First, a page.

Bob Reselman points out some of the current limitations of performance testing edge computing devices. Maybe standards will help! 6 minutes to read.
Trish Koo recommends that you develop a technical debt payment plan. Good extension of an excellent metaphor. 4 minutes to read.
Alexander Maasik curates his weekly list of leadership articles, from increasing transparency with OKR’s to productivity to the worker confidence index. 5 outbound links, 3 minutes to read.
Leah Fessler describes Sheryl Sandberg’s approach to keeping one-on-one meetings with her direct reports efficient and personal. 3 minutes to read.
Art Petty coaches us on helping people make a positive emotional connection to a new business strategy.
Suzanne Lucas gives us the early read on Generation Z as they start to enter the workforce. 3 minutes to read.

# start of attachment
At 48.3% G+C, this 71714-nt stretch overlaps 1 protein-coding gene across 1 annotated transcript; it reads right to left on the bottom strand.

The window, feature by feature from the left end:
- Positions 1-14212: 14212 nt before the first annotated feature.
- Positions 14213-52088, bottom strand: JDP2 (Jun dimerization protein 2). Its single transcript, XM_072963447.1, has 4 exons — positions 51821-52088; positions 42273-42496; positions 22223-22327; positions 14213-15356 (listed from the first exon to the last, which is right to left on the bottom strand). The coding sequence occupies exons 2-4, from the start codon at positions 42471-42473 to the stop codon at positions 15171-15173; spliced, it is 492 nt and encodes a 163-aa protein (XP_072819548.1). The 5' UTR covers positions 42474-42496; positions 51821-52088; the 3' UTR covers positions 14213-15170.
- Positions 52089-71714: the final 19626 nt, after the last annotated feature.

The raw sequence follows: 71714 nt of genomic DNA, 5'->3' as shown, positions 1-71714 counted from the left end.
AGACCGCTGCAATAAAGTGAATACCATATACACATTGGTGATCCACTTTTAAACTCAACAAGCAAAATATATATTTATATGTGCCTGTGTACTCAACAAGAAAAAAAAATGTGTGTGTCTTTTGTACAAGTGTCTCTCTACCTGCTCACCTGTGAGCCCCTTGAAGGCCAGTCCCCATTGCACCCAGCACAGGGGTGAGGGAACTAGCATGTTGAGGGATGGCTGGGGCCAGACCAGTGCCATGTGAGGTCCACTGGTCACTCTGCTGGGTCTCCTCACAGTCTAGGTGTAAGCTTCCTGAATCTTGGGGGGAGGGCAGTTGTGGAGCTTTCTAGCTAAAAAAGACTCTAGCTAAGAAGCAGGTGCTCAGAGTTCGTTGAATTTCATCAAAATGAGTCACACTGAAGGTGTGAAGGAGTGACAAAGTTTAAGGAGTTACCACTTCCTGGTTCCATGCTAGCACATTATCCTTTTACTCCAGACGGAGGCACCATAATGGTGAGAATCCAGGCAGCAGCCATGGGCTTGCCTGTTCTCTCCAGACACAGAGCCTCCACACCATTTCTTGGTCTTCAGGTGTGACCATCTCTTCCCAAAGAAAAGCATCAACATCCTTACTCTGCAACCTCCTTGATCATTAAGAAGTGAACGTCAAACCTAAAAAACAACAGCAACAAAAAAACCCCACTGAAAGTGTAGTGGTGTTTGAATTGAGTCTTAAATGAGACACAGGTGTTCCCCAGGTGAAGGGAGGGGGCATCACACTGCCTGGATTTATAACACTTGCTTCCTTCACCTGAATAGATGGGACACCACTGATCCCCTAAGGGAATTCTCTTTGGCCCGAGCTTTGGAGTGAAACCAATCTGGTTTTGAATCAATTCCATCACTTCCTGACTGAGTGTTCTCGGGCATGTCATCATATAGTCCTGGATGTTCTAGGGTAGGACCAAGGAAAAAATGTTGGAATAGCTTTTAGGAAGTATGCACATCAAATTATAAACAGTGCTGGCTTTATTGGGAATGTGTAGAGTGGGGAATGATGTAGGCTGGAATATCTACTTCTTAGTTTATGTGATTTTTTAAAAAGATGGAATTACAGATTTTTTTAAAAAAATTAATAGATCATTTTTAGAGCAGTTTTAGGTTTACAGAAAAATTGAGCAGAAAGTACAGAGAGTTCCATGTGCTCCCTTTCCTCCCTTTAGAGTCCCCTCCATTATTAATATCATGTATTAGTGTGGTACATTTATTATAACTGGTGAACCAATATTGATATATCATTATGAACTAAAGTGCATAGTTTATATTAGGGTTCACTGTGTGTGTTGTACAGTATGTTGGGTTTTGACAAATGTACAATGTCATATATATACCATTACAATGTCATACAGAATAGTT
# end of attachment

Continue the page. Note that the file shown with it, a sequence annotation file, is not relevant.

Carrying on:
Research and Insights
Elijah Wolfson reports on the first AI application to diagnose disease—in this case, diabetic retinopathy. 6 minutes to read.
Greg Satell recaps high points from the history of computer games and virtual reality to project ways in which the combination of the two will make skill development more effective. 5 minutes to read.
New project management articles published on the web during the week of May 21 – 27. And this week’s video: an ancient performance of “Chateau Lafitte ’59 Boogie” by Foghat, with the late Lonesome Dave Peverett reminding us how it was done before lip-synching and backup dancers. 8 minutes, safe for work, but put the headphones on and crank it up.
David Harding summarizes current trends in mergers and acquisitions and finds that we are returning to successful models from the early 20th 4 minutes to read.